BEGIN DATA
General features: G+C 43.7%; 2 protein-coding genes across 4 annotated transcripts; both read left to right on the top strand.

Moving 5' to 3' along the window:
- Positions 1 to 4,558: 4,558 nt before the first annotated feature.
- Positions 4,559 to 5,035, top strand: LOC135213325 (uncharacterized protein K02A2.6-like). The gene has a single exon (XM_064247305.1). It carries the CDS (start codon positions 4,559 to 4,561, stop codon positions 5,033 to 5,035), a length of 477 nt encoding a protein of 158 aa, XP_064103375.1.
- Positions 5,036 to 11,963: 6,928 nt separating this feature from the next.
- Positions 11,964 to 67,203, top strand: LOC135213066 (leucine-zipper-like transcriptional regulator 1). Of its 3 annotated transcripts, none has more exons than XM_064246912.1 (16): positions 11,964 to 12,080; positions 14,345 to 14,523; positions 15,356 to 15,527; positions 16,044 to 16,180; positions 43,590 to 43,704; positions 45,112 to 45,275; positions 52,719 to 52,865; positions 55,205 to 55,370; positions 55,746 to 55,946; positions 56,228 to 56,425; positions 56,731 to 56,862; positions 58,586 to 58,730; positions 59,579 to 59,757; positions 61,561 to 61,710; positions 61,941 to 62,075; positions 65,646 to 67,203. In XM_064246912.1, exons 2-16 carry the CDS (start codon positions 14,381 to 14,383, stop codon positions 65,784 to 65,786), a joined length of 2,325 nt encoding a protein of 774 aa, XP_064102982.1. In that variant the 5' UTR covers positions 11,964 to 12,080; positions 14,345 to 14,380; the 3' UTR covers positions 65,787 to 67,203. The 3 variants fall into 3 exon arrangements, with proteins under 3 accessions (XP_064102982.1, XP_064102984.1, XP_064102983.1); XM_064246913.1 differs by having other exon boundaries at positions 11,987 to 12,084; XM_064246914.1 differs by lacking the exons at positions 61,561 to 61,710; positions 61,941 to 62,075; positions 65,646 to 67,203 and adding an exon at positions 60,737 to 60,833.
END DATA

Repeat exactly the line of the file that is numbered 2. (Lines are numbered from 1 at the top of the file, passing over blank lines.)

Moving 5' to 3' along the window: